Conservatives argue further that economic inequality of outcome is essential to generate the financial incentives for individuals to remain in further and higher education, to work hard and to invest their savings in productive enterprises all of which will result in faster economic growth and rising average living standards and that even the poorest will benefit indirectly from economic inequality as some of the benefits of faster economic growth “trickle down” to them.

According to conservatives economic inequality works with the grain of self-interested human nature to produce rising living standards for all whereas the socialist argument that individuals need only limited financial incentives because they can be encouraged to work for the good of the community operates against the grain of human nature and is therefore unrealistic and counterproductive.

Although conservatives oppose economic equality of outcome modern conservatives at least support equality of opportunity or meritocracy.  Meritocracy implies that individuals can gain well paid, high status occupations only on the basis of their own merits and not on the basis of social class advantage and/or nepotism and meritocracy is clearly essential   to secure the economic efficiency necessary to generate rising living standards for all because it is essential that those in the most demanding occupations have the skills necessary for them.

Once again there are disputes between conservatives and socialists as to the relationships between economic inequality and equality of opportunity. Whereas conservatives argue that the imposition by governments of economic equality denies equality of opportunity to the talented and that equality of opportunity is possible in an economically unequal society, socialists argue that only government intervention to increase economic equality can secure equality of opportunity for the poorest members of society.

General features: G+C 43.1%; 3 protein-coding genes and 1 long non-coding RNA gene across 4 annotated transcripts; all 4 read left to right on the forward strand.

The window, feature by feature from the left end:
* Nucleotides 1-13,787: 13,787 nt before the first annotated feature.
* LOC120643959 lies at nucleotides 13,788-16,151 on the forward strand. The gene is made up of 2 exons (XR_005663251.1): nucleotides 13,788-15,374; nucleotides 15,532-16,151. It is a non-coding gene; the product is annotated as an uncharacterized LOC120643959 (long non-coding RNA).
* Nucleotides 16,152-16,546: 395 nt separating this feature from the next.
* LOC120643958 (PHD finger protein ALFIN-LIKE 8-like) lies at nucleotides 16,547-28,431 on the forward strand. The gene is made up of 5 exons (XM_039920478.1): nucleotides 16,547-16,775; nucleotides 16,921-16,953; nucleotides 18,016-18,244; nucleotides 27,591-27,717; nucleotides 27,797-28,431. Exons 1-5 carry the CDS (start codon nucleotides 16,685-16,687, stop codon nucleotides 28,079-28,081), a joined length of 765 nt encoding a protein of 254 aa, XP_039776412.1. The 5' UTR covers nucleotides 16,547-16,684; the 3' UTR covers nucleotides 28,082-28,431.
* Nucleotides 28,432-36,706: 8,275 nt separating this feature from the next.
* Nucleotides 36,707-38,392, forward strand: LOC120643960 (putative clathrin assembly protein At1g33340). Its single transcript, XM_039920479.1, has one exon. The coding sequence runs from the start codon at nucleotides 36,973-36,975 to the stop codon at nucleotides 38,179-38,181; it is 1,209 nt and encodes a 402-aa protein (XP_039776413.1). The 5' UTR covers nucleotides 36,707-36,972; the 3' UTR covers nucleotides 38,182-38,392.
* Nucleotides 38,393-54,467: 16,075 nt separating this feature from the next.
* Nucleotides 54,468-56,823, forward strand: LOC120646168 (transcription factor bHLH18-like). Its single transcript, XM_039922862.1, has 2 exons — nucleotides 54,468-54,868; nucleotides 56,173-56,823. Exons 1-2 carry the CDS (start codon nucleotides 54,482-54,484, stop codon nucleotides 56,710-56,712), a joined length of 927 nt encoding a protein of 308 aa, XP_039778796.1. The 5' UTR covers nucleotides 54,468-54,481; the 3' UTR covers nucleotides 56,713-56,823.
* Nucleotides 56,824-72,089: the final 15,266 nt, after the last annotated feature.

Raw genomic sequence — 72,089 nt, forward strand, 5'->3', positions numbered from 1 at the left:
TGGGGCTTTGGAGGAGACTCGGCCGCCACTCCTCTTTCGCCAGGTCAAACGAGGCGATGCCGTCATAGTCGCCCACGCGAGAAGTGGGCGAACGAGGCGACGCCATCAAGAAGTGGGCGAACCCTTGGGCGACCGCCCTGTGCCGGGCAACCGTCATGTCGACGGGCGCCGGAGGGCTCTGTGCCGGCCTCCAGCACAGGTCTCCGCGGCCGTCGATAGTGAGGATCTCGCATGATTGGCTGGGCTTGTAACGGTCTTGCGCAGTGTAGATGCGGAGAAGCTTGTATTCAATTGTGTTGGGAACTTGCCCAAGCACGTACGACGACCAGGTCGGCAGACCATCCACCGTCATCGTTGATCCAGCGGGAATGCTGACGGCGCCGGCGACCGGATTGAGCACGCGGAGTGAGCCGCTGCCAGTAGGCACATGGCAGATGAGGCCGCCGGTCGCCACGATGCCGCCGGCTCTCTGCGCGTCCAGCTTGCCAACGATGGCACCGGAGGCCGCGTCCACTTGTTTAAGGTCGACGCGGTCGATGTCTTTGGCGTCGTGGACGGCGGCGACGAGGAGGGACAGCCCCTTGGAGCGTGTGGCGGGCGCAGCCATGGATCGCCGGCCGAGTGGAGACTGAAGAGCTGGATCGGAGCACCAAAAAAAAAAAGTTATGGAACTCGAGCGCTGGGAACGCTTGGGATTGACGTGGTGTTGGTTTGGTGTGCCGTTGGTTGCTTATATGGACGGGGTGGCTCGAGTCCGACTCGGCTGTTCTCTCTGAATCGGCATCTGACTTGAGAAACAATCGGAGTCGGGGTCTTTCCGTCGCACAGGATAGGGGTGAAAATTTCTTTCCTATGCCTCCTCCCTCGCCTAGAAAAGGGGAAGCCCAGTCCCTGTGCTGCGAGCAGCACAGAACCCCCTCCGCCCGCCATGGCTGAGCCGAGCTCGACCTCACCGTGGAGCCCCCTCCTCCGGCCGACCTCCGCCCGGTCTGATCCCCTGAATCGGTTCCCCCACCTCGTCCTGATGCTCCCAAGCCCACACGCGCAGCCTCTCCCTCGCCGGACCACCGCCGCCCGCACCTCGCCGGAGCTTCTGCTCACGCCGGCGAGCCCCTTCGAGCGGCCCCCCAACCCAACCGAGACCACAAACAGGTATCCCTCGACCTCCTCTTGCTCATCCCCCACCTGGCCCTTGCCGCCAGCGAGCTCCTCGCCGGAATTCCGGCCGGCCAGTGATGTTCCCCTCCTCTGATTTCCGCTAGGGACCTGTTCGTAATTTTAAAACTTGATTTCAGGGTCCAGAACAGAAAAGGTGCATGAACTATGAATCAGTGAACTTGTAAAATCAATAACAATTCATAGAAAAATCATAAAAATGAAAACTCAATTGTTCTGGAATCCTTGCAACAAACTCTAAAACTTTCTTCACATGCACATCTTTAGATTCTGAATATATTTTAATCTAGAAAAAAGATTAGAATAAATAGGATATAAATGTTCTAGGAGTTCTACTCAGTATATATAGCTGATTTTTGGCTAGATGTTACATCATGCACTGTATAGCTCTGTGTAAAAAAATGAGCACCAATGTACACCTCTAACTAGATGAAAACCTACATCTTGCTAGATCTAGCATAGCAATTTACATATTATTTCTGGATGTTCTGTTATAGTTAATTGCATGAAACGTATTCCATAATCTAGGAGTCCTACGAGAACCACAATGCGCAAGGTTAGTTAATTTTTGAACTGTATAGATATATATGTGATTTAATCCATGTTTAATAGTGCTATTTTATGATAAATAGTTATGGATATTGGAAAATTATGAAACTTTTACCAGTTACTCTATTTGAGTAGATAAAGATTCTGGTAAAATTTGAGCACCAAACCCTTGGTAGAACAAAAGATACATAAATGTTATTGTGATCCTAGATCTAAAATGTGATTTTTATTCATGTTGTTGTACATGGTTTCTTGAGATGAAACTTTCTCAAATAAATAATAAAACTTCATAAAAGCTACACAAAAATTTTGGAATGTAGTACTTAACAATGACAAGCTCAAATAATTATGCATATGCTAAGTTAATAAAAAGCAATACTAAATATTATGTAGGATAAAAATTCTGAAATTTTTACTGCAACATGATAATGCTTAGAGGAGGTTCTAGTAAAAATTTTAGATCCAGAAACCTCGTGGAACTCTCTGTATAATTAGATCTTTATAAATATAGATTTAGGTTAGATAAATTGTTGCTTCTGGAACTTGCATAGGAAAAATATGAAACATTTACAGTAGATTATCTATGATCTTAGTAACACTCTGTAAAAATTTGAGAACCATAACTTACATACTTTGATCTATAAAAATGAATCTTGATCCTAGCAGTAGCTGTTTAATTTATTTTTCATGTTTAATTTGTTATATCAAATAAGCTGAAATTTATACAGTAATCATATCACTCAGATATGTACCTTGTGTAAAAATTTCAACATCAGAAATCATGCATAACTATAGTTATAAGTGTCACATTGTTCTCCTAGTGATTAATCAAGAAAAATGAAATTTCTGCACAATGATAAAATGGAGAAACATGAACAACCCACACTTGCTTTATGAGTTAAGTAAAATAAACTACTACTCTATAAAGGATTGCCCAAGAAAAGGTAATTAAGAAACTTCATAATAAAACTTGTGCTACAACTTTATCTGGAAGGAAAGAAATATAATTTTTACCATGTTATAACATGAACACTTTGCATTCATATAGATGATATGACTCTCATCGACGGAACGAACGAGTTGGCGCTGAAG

Economic inequality of outcome will result in the accumulation of private property in a capitalist society and conservatives argue that possession of private property is an important defence against excessive state power in that without private property individuals can work only for the state and live, be educated and treated only in state houses, schools and hospitals respectively. In societies with large private sectors one can seek private provision if one is dissatisfied with state provision and competition within the private sector is assumed to keep up private sector standards.] Socialists ,of course, argue that private provision may result only in wasteful competition and that only the relatively rich can afford it.]